But the Greeks and the Romans both believed in the idea of an external daemon of creativity – a sort of house elf, if you will, who lived within the walls of your home and who sometimes aided you in your labors. The Romans had a specific term for that helpful house elf. They called it your genius – your guardian deity, the conduit of your inspiration. Which is to say, the Romans didn’t believe that an exceptionally gifted person was a genius; they believed that an exceptionally gifted person had a genius.
It’s subtle but important distinction ( being vs having) and, I think, it’s a wise psychological construct. The idea of an external genius helps to keep the artist’s ego in check, distancing him somewhat from the burden of taking either full credit or full blame for the outcome of his work. If your work is successful, in other words, you are obliged to thank your external genius for the help, thus holding you back from total narcissism. And if your work fails, it’s not entirely your fault. You can say, ” Hey, don’t look at me – my genius didn’t show up today!”.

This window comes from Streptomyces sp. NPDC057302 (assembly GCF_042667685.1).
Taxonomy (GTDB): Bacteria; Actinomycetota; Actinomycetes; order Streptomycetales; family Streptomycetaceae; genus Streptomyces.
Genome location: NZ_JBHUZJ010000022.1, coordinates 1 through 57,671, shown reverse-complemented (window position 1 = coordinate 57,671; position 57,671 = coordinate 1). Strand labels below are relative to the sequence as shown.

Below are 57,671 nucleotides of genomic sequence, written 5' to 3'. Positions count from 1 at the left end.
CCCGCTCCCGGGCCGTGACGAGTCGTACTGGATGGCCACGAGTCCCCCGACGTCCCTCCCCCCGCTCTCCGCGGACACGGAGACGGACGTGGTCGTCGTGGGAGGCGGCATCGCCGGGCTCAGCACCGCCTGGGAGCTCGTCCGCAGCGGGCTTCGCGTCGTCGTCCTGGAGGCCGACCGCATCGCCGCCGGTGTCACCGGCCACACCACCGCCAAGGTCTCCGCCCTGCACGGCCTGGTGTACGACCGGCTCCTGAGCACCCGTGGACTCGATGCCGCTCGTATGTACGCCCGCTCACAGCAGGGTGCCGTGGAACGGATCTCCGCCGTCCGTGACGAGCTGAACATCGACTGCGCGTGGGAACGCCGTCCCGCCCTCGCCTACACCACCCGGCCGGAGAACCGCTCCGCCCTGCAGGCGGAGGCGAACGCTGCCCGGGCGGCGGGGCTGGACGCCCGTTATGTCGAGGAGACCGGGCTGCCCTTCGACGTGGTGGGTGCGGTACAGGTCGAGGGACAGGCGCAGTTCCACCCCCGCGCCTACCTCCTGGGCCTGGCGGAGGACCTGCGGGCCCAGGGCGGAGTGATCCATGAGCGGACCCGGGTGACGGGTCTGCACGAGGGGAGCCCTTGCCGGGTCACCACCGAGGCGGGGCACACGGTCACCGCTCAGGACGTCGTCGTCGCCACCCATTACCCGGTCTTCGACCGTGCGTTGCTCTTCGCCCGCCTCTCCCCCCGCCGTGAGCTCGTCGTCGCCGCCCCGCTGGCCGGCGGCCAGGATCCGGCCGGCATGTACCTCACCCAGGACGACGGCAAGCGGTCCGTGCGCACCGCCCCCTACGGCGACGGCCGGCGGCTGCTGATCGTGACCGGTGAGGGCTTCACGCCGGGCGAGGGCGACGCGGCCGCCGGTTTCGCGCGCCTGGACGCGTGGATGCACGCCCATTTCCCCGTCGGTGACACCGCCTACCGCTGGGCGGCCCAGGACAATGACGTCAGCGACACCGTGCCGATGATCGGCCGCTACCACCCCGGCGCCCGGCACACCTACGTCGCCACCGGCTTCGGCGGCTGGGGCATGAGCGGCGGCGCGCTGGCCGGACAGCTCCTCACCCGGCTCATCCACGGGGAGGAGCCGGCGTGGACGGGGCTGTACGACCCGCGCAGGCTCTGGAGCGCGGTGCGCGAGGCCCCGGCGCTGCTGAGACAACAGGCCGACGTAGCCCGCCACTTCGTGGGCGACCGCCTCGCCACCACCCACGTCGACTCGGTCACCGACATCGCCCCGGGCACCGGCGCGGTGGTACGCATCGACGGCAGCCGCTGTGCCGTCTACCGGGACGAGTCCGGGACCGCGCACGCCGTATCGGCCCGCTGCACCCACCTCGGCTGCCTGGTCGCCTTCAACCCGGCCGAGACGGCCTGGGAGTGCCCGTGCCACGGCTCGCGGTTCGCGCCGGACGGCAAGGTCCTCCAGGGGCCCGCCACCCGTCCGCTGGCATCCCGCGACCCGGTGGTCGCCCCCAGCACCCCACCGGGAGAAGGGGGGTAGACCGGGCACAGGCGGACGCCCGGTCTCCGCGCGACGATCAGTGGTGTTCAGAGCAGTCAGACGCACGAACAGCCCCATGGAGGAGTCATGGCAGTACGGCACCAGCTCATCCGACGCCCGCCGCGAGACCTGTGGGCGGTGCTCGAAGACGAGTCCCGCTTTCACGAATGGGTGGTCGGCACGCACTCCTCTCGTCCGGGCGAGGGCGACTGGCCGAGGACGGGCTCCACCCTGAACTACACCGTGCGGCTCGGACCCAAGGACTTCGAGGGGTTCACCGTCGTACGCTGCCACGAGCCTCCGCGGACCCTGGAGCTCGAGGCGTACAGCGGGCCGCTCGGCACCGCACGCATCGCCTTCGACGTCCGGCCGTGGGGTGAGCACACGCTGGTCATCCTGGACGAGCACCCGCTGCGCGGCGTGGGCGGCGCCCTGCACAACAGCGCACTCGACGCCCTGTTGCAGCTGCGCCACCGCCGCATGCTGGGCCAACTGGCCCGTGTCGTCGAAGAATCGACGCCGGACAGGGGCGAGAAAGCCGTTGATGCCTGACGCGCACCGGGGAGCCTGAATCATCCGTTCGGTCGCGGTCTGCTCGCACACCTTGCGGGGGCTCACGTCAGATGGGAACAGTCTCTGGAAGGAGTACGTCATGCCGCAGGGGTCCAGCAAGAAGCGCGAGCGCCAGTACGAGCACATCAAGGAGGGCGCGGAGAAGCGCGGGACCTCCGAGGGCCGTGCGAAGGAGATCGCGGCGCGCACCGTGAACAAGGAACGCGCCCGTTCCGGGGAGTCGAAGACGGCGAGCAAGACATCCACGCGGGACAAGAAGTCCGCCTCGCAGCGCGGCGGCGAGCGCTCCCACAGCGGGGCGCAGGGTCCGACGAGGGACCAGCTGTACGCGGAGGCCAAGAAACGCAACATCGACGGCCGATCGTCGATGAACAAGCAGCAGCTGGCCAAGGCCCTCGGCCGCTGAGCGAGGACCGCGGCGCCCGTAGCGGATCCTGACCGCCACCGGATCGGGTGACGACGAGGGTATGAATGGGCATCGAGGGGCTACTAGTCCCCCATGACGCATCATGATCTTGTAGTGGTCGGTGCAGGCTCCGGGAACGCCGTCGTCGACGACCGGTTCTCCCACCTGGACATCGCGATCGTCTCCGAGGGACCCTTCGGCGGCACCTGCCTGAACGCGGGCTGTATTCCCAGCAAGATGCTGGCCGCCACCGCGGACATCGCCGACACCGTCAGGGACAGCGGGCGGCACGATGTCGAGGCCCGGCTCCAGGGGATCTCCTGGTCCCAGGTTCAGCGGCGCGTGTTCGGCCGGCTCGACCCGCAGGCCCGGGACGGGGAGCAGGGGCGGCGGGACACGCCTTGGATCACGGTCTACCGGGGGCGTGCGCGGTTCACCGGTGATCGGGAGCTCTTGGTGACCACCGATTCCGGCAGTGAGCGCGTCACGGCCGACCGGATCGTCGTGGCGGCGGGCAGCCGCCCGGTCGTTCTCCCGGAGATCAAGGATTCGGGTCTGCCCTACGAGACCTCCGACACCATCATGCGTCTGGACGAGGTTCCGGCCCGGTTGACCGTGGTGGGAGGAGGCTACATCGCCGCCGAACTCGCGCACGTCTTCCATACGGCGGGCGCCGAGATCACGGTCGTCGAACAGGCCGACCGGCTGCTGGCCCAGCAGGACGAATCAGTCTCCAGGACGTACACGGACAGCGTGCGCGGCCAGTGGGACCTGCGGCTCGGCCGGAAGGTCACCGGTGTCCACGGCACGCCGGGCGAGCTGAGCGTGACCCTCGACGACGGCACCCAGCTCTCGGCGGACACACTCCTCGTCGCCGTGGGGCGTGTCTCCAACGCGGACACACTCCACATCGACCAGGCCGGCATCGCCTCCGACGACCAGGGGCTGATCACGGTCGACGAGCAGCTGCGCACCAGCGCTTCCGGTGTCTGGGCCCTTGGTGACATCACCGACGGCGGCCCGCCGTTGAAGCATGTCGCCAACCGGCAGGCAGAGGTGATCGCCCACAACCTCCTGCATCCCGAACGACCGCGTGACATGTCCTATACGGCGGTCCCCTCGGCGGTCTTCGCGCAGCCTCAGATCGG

Either way, the vulnerable human ego is protected. Protected from the corrupting influence of praise. Protected from the corrosive effect of shame.
Elizabeth Gilbert, Big Magic – Creative living beyond fear- page 67-68.